Should Your Kids Tell You When They Start Having Sex?
6 mins read

Should Your Kids Tell You When They Start Having Sex?

When you first had sex, did you tell your parents? Either parent? BOTH of them?

In my case, being a 70s child, I never discussed sexuality (my own or others) with my mother or father. After I had three kids in my 30s, I assume they figured out I knew what to do between the sheets. But the subject continued to be an unexplored, let’s say completely closed, family topic.

But parenting has changed radically in one generation. I talk to my kids about sex all the time. Many parents do, and I believe this sexual candor is a big factor in why teen pregnancy rates recently hit a 35 year low.

Now, I refuse to divulge personal details or to answer me-specific questions, such as when, how many, what type of oral sex do I like, etc. I believe in boundaries. But sexuality is an open subject between us in ways that would make my parents keel over and retch.

To date, all this current family sex-ed has been easy.  Open talk about penises, vaginas, and what happens between the two.  Little kids love that stuff.  By the time they were ten, my children could probably have taught their school’s sex ed class – they can tell you what Plan B is, how gonorrhea is transmitted, and exactly where CVS keeps the condoms.

However, my two older kids are teenagers now.  My youngest is closing in on 13. Statistics show that 70% of people have sexual intercourse by the time they are 19.

In other words, this is no longer a hypothetical discussion.

So the question, in my mind, is quickly becoming:  do I expect my children to confide in me when they start having sex?  Do I want them to?  Are there good reasons for me to know (access to birth control, for instance)?  Good reasons for them to keep it all private?

And – this is a killer – what if my children want to confide in one parent, but not the other?  My oldest child is a boy.  It’s natural that maybe he’d want to tell his dad (the same-sex parent) but not me.  And maybe my girls wouldn’t want to talk about losing their virginity with Dad, but would tell me.

So – is this okay?  Should sex education include parents talking in advance and figuring out whether to keep or break the child’s confidence?  I have a friend who has given her son advice about bringing a woman to orgasm.  I know girls on birth control whose fathers don’t know.  I can think of good reasons both parents should know, and good arguments for why kids would prefer to keep this intensely personal part of their private life… private.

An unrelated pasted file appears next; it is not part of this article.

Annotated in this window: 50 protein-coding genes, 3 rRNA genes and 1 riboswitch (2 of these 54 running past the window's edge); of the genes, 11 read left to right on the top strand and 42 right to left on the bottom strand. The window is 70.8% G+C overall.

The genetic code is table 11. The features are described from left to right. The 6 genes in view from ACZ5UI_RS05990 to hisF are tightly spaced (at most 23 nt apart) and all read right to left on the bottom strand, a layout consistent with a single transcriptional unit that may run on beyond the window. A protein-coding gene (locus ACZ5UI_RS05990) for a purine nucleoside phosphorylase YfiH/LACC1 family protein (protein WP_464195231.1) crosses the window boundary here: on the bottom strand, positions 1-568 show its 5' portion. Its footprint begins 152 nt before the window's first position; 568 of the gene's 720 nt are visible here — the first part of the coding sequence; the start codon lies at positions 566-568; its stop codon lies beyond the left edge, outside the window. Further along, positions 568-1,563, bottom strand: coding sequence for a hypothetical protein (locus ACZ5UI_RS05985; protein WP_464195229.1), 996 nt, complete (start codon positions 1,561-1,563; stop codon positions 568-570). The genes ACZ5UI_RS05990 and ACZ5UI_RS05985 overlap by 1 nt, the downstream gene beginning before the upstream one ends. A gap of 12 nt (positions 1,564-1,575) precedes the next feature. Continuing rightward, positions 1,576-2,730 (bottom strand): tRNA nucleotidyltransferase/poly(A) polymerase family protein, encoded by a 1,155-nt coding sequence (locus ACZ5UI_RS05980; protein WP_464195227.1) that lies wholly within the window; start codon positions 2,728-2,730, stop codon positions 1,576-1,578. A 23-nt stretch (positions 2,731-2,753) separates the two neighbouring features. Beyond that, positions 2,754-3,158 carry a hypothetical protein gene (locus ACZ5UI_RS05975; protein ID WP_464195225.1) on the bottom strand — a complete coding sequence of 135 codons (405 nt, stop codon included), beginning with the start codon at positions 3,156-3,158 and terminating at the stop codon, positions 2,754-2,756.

I was stumped by my own questions.  So I did what I always do when it comes to my kids and sex: I turned to a friend from high school, my own personal teen sex guru, a mom with two teenagers.  Her name is Karen Lieberman Troccoli, CRNP, MPH, and she is co-author of the book Like It Is: A Teen Sex Guide.  She is the former Director of State and Local Action for the National Campaign to Prevent Teen and Unplanned Pregnancy.

Here’s Karen’s advice:

“Open communication with a parent trumps both parents HAVING to know.  The bottom line is your kid’s physical, psychological, and social safety. Their feeling safe in telling even one parent about having sex is key. Conversations about preventing pregnancy and STIs, resisting peer pressure, and sharing points of view can all arise from that confiding in even one adult.

It would be wonderful if our kids opened up to both parents equally.  But adolescence is a tumultuous time; teens are going to lean on whomever they feel safest or most comfortable with in a particular context.  Parents shouldn’t take it personally; it’s not a referendum on parental preference.

So my view is that it’s OK for a child to confide in one parent about having sex and for the other not to know. Parents have the ultimate say in whether the information will be shared, but parents have to be honest with children, especially given how sensitive sexuality is. If the child ends up feeling betrayed by either parent through deception, communication will shut down. And that’s an important missed opportunity  — and a risk to the child’s health and safety going forward, especially if/when) their teen becomes sexually active.

Given the importance of sexuality, and how sensitive the subject can be, it’s wise for parents to talk about this potential scenario in advance so they can explore how they’d react/ handle it when the situation is still hypothetical. This discussion also gives parents the opportunity to assess whether they on the same page about teens and sex, and to find common ground in the interest of their teen’s well-being.”

Well, ok then.

Should be an interesting week in my household.  First, I talk to my husband.  I predict his response will be giggling, which is what he does when he gets embarrassed. Then we talk to the kids. They are going to die of embarrassment.  And maybe, one day I will be hurt if they choose not to confide in me.

But that’s a lot better than silence and shame between parents and kids when it comes to sex.

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